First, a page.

Pittsburgh Police Officer Brian Schmitt presented an Application for Search Warrant and Authorization and supporting affidavit to the Hon. Richard D. Olasz, Jr., Magisterial District Judge, on July 31, 2010, requesting that a warrant be issued to search a residence at 8 Roberts, Street, Pittsburgh, PA 15219. (Id.). The warrant was issued at 5:00 p.m. on that date upon a finding of probable cause by Magistrate Judge Olasz. (Id.). Specifically, the warrant identified the items to be searched and seized as: [a]ny and all items taken from victim Thomas Boyd in a robbery that occurred on 7/30/2010, to include a white gold diamond ring with cross inlays, and a black and gray semi automatic handgun. Any letters, documents, or other items of indicia to establish ownership and /or control of the residence at 8 Roberts Street, Pgh Pa 15219. (Id. at 2). The premises to be searched were described as:
Residence located at 8 Roberts Street, Pgh Pa 15219. Located in the Hill District Area of the City of Pittsburgh. This being a red brinck [sic] row house home located in the rear of the complex. #8 is marked on the door of the building. To include curtledge [sic] of the home. (Id.). The warrant also identifies "Marsha Bacon/Earnest Harris" as the "name of owner, occupant or possessor of the premises to be searched" on the application. (Id.). Finally, the warrant incorporates by reference an attached sworn affidavit by Officer Schmitt. (Id.).
The entirety of the affidavit of probable cause states that "probable cause belief is based upon the following facts and circumstances":
Officer Schmitt has been a Police Officer almost five years with the City of Pittsburgh and was assigned to in [sic] plain clothes from May of 2007 to September 2009. During that time, Officer Schmitt's main objective has been the suppression of drug and gun violence. During this time, Officer Schmitt has been involved in hundreds of drug arrests along with over fifty controlled buys and narcotics related search warrants. Officer Schmitt has also attended drug trafficking and interdiction school sponsored by ILEE and training sponsored by the Northeast Counter Drug Training Facility, along with training sponsored by the Pittsburgh Police Academy.
On 7/30/2010 at 1615 hours, Officers [sic] Spangler and Officer Thiros along with Officers Rosato and Carruba were dispatched to 2042 Centre Ave. (Big Toms Barber Shop) for a Robbery.
Once on scene Officers spoke with Thomas Boyd who stated that he was in his barber shop when known actor, Ernest Harris who at the time just received a haircut from one of his employees. Harris is also known to Officer Thiros who has had personal encounters with him in the past.
Boyd stated that Harris was telling him that he needs to pay him for security for his business. Boyd said "nahh i don't need any security" Harris became angry and kept on stating that you need to pay me for security and no one will bother you. Boyd again stated that he is fine and does not need any security.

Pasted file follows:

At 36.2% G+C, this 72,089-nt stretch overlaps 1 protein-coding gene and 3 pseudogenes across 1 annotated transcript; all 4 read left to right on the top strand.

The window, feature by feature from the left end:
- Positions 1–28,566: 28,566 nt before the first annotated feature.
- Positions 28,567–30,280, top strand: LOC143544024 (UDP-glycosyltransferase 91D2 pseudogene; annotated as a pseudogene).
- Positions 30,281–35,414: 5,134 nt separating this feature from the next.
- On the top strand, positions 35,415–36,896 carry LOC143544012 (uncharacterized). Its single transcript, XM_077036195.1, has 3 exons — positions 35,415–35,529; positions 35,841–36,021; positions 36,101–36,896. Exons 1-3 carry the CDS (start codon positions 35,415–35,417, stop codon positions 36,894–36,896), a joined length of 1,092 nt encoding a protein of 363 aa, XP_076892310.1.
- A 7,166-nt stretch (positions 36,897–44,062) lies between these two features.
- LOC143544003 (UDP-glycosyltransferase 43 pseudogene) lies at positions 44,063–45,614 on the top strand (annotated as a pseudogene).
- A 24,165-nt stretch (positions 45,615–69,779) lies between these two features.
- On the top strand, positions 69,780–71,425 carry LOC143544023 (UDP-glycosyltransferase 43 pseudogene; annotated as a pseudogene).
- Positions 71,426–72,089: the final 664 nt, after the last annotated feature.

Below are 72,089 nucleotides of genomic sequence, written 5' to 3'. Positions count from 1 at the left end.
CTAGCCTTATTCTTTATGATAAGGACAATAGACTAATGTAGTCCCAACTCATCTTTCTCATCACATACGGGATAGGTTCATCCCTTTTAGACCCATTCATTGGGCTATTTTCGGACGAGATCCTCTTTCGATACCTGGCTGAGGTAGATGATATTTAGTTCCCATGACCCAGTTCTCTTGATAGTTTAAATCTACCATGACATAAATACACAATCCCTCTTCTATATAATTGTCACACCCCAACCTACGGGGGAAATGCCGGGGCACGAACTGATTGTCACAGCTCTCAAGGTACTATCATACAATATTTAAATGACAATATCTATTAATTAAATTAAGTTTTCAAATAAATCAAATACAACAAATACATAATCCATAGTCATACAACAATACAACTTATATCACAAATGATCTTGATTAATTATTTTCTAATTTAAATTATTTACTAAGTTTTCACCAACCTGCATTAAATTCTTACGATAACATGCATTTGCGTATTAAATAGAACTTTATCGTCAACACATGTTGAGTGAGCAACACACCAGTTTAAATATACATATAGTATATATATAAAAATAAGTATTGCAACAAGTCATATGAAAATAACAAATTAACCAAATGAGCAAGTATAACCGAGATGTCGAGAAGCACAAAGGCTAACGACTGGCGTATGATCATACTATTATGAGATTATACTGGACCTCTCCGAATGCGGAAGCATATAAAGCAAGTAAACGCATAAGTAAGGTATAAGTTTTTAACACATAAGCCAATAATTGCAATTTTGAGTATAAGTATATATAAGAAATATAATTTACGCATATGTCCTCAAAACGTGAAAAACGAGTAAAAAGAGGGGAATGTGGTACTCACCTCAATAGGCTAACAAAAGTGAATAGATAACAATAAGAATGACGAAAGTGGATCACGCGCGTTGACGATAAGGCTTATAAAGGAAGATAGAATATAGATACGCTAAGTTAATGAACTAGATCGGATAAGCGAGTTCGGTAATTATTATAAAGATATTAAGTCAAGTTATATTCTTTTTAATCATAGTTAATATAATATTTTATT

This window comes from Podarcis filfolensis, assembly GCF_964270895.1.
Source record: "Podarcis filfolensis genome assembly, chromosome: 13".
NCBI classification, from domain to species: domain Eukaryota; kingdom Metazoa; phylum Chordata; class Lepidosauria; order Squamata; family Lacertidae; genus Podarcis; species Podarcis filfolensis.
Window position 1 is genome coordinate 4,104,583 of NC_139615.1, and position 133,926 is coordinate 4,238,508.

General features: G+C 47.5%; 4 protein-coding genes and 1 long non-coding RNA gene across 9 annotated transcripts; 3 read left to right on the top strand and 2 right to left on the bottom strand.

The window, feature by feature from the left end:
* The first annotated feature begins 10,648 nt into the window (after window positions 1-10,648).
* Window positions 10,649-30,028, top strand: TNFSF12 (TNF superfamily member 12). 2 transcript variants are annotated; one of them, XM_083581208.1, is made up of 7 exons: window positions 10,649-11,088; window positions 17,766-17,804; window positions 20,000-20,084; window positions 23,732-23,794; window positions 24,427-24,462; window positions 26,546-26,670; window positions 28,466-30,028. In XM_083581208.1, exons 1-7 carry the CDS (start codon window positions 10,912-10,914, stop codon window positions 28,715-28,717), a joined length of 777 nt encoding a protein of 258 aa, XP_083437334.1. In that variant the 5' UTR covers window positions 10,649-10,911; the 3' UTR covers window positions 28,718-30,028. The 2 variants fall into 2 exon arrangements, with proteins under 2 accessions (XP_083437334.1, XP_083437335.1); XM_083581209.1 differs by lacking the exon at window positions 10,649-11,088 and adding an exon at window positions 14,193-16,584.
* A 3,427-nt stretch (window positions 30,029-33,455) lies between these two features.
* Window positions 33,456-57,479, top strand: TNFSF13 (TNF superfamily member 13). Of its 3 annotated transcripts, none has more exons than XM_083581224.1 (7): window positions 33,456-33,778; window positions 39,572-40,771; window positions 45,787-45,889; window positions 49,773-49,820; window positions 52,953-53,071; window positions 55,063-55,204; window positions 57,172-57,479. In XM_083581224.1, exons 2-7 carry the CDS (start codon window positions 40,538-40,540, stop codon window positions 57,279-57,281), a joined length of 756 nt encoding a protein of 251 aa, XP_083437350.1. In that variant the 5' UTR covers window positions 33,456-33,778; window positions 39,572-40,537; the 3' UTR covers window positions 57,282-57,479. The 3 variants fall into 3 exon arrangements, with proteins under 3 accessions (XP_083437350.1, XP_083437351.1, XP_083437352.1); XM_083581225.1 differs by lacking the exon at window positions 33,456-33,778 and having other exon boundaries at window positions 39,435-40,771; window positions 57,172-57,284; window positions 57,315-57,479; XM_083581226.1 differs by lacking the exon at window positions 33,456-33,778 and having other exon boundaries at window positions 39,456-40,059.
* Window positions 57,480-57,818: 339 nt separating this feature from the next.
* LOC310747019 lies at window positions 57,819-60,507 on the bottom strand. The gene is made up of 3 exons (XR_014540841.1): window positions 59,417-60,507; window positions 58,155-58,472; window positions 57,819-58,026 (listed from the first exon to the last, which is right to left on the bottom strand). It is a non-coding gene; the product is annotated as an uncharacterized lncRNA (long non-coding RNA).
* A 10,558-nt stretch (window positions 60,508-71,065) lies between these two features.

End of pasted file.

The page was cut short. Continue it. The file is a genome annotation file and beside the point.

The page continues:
Harris left the business then returned into the business a short while later, with a gray and black pistol pointed at Boyd then punched Boyd on the right side of the face, cocked the pistol and told him to give him his money and the silver ring on his finger. Harris also said "You should have paid me for security"
Harris took $205 Dollars US Currency (20's and 5) and a Silver Diamond Ring with Cross Inlays valued at approximately $2500-3000.
Harris left the bushiness and jumped into a red SUV parked on Erin Street and made right hand turn onto Centre Ave and continued west towards town.
Officers know Harris to reside at 8 Roberts Street, Pittsburgh, PA 15219.
Unit 3210 Officers O'Malley, Zigarella, along with unit 3226 and Szuch went to 8 Roberts Street to do a knock and talk. At 8 Roberts Street, Officers spoke to Harris' aunt, Marsha Bacon and confirmed that Harris does live at this address.
Officer Spangler obtained an arrest warrant for Harris for the above facts of the case. On 7/30/10 at approximately 2327 hours, Zone 2 Officers Izaj and Haniotakis arrested Harris on the warrant standing on Roberts Street approximately one block from his residence of #8 Roberts Street.
I am also familiar with Harris from prior encounters. I also know that Harris has pleaded guilty to CS13A30 at OTN: C827658-6, which makes him a person not to possess or own a firearm under CC6105.
Based on the above information, I respectfully request a search warrant for the residence of #8 Roberts Street, Pittsburgh, PA 15219 to recover the victim, Thomas Boyd's silver diamond ring with cross Inlays and possibly locate the silver and black semi-automatic handgun that Harris used in the commission of the robbery.
All of the above information has taken place in the past 24 hours. (Id. at 2-3).